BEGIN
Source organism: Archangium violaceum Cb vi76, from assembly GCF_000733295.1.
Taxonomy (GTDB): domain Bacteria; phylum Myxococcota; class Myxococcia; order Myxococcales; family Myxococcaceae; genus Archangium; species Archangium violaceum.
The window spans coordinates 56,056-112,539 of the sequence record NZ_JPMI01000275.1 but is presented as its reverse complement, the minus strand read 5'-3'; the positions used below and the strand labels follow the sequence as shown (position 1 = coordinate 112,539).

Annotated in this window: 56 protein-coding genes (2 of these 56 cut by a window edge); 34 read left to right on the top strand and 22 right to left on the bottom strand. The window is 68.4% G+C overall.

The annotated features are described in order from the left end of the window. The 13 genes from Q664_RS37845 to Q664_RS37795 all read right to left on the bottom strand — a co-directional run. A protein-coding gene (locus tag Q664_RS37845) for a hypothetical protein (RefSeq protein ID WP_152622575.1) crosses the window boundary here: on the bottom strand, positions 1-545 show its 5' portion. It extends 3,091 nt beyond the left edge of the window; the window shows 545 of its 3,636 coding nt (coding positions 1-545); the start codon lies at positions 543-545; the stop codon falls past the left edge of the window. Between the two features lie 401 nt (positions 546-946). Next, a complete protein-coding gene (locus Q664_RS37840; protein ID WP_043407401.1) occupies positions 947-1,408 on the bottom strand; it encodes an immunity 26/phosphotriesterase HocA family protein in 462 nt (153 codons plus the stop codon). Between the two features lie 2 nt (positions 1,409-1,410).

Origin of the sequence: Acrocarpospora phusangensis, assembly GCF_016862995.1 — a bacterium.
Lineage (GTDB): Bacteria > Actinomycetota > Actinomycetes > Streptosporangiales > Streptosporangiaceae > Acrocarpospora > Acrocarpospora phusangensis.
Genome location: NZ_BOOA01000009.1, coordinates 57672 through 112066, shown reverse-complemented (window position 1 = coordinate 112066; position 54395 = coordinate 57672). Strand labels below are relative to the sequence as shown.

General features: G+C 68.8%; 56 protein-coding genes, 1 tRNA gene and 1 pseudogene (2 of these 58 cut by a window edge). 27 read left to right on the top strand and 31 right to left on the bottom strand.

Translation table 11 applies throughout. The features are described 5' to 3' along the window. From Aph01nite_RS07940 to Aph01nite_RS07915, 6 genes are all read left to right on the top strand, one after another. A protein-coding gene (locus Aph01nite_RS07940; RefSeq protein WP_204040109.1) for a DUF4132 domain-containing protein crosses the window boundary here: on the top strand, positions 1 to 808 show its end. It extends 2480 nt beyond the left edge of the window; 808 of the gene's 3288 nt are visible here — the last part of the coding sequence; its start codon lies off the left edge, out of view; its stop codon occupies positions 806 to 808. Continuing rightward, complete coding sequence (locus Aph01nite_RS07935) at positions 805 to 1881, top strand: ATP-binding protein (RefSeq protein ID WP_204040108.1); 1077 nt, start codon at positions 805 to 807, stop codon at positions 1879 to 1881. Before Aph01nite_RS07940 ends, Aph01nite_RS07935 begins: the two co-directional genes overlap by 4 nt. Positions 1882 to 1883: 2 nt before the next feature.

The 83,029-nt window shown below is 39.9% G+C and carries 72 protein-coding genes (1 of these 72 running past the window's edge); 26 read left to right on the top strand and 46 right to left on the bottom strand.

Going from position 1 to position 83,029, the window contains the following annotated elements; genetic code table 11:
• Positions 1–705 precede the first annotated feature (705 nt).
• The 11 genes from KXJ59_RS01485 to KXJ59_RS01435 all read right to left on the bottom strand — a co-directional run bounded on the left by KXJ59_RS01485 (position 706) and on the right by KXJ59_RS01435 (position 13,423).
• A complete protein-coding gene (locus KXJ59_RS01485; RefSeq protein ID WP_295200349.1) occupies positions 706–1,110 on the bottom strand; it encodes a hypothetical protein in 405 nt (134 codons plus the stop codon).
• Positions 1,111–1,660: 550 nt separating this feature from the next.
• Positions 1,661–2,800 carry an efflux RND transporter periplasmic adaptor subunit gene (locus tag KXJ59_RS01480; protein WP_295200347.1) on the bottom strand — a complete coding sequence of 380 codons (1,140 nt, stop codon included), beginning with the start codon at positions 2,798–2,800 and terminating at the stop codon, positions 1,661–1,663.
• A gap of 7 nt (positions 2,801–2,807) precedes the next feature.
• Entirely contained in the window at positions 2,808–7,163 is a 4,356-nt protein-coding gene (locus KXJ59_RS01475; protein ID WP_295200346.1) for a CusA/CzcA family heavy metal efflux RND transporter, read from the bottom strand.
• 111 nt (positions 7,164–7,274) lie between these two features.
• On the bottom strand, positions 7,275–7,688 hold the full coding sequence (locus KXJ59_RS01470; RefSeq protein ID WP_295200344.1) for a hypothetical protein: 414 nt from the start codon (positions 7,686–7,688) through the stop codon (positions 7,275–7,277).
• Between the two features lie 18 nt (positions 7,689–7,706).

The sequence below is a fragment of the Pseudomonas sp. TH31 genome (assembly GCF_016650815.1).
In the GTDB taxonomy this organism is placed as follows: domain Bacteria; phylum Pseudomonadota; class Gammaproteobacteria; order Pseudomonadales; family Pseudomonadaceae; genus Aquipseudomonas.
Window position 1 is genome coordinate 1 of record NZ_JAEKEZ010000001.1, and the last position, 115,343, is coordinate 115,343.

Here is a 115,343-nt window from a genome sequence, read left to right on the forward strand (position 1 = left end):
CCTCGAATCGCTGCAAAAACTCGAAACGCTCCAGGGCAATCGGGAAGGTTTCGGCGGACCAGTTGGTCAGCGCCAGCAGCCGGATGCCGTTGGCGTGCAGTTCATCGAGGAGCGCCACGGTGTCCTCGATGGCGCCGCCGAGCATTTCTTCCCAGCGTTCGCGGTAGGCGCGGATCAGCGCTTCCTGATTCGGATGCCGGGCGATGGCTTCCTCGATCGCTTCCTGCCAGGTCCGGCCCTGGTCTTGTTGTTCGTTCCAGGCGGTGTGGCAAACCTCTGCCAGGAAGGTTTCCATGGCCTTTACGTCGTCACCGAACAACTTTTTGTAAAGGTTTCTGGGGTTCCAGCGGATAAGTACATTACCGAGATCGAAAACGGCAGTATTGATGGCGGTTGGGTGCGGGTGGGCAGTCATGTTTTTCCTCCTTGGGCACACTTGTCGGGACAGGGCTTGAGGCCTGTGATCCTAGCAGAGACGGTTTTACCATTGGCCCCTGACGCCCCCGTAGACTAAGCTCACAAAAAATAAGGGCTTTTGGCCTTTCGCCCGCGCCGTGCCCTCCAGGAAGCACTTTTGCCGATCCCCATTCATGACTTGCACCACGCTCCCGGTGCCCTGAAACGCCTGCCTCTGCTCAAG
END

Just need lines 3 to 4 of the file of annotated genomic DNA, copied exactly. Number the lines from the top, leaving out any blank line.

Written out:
The window spans coordinates 56,056-112,539 of the sequence record NZ_JPMI01000275.1 but is presented as its reverse complement, the minus strand read 5'-3'; the positions used below and the strand labels follow the sequence as shown (position 1 = coordinate 112,539).

Annotated in this window: 56 protein-coding genes (2 of these 56 cut by a window edge); 34 read left to right on the top strand and 22 right to left on the bottom strand. The window is 68.4% G+C overall.